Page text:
Chapter 5: Ethnic Minority Groups

Chapter 5: Ethnic Minority Groups
i. Immigration was slowed by restrictive legislation in 1921 through midcentury but increased steadily
thereafter. Between 1990 and 2003 approximately 18 million legal immigrants were admitted. Of 33.3
million foreign-born people counted in Census Bureau’s 2003 American Committee Survey, 94% lived in
metropolitan areas (117).
ii. Ethnicity refers to a quality of experience based on attachment to culturally distinguishable group
while minority group identifies a group whose members share a subordinate political position marked by
systematic disadvantage and degree of powerlessness as well as a conscious conception of themselves
as a distinct group(118-122).
iii. Prejudice is ideological support the legitimates maltreatment of minorities (122).
iv. For most 19th and early 20th century immigrants primary problem of adjustment was transitioning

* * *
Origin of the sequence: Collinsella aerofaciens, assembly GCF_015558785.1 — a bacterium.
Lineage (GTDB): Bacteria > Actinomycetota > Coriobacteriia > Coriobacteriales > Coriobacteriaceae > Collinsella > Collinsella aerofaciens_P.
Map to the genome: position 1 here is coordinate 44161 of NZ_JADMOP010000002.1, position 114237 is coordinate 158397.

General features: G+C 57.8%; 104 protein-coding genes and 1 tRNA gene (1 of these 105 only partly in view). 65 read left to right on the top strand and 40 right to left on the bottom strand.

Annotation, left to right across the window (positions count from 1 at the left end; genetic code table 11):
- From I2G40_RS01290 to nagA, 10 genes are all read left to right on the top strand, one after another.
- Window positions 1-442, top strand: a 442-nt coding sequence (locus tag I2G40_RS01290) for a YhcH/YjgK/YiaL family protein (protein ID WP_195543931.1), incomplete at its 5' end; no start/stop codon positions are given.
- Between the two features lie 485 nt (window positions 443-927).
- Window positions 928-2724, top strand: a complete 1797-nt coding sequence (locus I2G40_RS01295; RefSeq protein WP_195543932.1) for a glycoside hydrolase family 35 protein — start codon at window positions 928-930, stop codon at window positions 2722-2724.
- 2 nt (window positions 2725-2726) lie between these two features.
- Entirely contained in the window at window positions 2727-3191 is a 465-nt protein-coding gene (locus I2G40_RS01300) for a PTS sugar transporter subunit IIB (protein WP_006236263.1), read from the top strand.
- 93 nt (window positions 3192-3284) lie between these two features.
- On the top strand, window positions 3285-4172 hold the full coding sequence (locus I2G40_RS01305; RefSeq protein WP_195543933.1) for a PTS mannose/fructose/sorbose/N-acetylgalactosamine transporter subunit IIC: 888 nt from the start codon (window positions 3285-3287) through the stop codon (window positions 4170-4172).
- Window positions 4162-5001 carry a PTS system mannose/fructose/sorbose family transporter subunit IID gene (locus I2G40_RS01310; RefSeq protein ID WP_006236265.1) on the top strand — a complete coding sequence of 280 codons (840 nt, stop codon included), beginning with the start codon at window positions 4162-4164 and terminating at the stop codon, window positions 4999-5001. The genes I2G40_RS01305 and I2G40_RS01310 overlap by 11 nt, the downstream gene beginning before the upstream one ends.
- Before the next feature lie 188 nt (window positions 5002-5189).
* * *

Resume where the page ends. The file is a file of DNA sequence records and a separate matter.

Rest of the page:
from a rural to urban way of life, rather than from a European to an American culture (123).
v. Ethnic boundaries come to enclose “discovered identities”, the discovery by a group of people that
they constitute a category in the minds of others that has not previously existed in their own system of
classification (125).
vi. The dramatic increase in immigration of Jews from Eastern Europe in 1880s resulted in the
establishment of ghettos in major cities. These may be seen as “voluntary ghettos” (129).
vii. Permanent political organizations that coordinated nomination and election of government officials
through systematic distribution of patronage in exchange first support at election time were called party
political machines (134).
viii. “The popular complaint of the day… that America has an immigration problem,’ coded language for
the arrival to many brown skinned people” (143)